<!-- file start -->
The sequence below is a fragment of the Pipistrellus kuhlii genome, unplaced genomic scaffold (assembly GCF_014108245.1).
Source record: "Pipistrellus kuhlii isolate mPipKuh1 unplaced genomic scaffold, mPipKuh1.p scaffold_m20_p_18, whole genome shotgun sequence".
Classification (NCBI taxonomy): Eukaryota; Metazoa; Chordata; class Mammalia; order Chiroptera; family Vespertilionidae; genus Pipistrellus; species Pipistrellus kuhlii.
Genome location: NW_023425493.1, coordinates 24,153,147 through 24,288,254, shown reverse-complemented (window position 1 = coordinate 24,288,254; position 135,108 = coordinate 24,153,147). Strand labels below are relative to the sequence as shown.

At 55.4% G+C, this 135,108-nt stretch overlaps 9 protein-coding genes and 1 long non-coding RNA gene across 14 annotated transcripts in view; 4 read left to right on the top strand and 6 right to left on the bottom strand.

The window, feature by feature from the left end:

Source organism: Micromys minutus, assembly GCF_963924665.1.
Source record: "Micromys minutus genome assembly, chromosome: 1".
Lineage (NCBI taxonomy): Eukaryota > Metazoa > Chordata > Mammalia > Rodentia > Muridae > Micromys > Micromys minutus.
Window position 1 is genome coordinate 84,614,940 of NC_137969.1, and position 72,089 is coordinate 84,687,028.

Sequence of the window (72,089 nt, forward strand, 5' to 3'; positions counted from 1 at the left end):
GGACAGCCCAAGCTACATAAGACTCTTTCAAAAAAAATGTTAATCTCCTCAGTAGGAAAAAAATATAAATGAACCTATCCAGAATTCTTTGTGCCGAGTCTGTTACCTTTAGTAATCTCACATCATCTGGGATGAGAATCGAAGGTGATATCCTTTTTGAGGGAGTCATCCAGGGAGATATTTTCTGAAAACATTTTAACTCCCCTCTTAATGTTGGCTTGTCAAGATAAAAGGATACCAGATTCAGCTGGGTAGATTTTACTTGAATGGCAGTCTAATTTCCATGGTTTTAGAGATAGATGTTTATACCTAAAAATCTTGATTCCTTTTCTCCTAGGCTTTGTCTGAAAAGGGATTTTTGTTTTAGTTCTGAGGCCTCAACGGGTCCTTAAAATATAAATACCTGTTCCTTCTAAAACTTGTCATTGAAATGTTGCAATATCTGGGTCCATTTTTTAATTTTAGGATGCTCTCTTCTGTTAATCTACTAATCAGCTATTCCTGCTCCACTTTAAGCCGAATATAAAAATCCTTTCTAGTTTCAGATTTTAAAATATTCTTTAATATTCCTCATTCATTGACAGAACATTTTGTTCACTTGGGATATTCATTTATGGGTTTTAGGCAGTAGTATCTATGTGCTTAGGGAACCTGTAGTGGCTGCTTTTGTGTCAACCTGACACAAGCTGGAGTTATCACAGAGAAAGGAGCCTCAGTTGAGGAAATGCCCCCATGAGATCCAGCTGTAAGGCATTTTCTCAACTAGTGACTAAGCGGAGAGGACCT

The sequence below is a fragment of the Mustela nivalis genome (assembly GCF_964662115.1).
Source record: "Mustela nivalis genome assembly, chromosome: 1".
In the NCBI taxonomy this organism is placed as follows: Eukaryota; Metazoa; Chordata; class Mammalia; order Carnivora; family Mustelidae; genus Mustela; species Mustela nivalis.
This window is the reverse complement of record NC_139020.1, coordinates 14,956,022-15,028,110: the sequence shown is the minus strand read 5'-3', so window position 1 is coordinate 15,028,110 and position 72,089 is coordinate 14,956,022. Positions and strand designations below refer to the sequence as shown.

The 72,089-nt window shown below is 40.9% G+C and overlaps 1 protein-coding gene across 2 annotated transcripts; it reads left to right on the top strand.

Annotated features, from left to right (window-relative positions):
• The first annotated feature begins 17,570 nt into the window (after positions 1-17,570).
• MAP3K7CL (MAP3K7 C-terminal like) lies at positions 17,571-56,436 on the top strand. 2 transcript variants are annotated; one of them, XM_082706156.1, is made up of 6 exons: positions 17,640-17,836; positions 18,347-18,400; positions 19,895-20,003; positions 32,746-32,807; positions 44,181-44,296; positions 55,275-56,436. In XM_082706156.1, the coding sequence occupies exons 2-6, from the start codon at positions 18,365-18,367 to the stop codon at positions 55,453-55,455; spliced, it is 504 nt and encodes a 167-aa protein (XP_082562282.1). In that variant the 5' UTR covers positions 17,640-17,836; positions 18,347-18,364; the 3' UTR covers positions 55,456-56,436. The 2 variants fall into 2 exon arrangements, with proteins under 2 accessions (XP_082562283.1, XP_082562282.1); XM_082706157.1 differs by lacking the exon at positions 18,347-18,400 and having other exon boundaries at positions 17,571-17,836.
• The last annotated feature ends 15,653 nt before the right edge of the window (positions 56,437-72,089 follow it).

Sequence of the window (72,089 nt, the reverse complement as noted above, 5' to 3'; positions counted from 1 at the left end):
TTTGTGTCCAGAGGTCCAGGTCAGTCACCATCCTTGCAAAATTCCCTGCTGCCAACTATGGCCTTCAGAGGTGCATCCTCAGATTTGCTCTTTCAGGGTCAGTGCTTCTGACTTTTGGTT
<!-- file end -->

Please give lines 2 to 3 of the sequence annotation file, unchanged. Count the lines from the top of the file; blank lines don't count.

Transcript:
Source record: "Pipistrellus kuhlii isolate mPipKuh1 unplaced genomic scaffold, mPipKuh1.p scaffold_m20_p_18, whole genome shotgun sequence".
Classification (NCBI taxonomy): Eukaryota; Metazoa; Chordata; class Mammalia; order Chiroptera; family Vespertilionidae; genus Pipistrellus; species Pipistrellus kuhlii.